But two copies of these are now known to be in existence, one of which is in possession of the writer, kindly presented by Judge S. P. Hadley
(whose father was for years the agent at Chelmsford
), and who was himself an employee of the canal.
It has been said that ‘the genius of James Sullivan
did not foresee the railway locomotive.’
Probably the idea of a railway was as foreign to the thought of John Sullivan
as it was to that of his father, but he was alive to the need of more rapid transit, and of power other than that of horses and oxen.
During the sixteen years that he had charge of the canal, he made many experiments, looking to the introduction of steam as a motive power thereon.
The limit of speed had been fixed at one and one-half miles per hour for rafts, two and one-half for ‘luggage boats,’ while three miles was the limit at which the ‘passage boats’ might proceed.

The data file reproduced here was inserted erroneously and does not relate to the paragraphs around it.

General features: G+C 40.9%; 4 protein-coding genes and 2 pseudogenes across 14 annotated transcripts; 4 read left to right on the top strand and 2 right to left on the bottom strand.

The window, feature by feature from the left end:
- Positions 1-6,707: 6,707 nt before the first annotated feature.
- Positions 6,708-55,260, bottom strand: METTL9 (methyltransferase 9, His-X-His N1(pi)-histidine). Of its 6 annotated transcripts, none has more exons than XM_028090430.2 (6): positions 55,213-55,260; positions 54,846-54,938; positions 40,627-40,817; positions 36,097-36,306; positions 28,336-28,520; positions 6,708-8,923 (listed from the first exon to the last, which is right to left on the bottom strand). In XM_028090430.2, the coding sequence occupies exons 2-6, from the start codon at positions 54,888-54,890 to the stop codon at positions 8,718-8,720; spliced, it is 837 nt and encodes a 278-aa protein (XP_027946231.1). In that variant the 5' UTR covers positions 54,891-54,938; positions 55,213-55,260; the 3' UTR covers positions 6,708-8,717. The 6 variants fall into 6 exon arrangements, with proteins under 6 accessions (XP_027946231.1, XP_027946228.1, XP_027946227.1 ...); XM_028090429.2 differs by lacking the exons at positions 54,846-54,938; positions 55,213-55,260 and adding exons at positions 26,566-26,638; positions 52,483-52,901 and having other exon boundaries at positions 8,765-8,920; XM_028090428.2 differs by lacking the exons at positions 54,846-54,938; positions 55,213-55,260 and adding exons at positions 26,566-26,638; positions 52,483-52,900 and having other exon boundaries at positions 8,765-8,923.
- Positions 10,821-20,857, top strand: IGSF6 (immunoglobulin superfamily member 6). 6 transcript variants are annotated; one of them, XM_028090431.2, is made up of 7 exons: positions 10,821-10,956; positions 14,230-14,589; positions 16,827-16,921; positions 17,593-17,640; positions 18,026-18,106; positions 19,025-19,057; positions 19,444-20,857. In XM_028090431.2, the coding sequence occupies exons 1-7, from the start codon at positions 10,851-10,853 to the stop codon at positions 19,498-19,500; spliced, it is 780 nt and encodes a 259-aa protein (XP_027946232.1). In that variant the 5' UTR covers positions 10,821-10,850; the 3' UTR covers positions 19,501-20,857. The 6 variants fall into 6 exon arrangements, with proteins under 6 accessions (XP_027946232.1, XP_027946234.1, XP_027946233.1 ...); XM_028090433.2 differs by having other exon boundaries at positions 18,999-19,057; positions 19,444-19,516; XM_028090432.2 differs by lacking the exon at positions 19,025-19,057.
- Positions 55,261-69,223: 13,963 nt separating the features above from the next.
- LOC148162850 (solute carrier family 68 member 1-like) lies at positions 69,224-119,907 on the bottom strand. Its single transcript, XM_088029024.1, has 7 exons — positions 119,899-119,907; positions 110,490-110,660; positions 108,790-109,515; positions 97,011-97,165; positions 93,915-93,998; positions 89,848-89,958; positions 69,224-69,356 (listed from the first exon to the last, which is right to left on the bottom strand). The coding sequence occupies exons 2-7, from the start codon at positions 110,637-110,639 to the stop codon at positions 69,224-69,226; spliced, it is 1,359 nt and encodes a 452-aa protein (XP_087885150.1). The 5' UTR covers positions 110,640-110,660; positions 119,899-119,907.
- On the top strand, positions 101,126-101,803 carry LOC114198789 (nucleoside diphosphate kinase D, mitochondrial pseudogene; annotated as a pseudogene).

Of these latter there were but two, and for a time only one was needed, so little did people journey a century ago. All boats were limited by the ‘Rules,’ to within a certain size, this made requisite by the locks, while the rafts of logs bound for the ship-yards of Medford
, were towed in ‘bands’ and passed the locks singly.
Steam navigation had become an assured fact on the Hudson river
in 1807, one year before Mr. Sullivan
took charge of the canal, but years before the canal went into operation a steamboat
was successfully operated upon the Connecticut river
, and its owner and inventor was interviewed by Fulton
, who, it seems, only made successful application of the inventions of John Fitch
and Samuel Morey
in New Hampshire
, assisted by the wealth of Livingston
, to his dying day, complained bitterly of their treatment of him, saying that ‘the cusses had stolen his invention.’
Not despairing, however, he invented a new form of engine, for which he secured a patent.
This was acquired by Sullivan
, after his experience with ‘a heavy engine from Philadelphia
,’ which he wrote ‘had a damaging effect upon the ’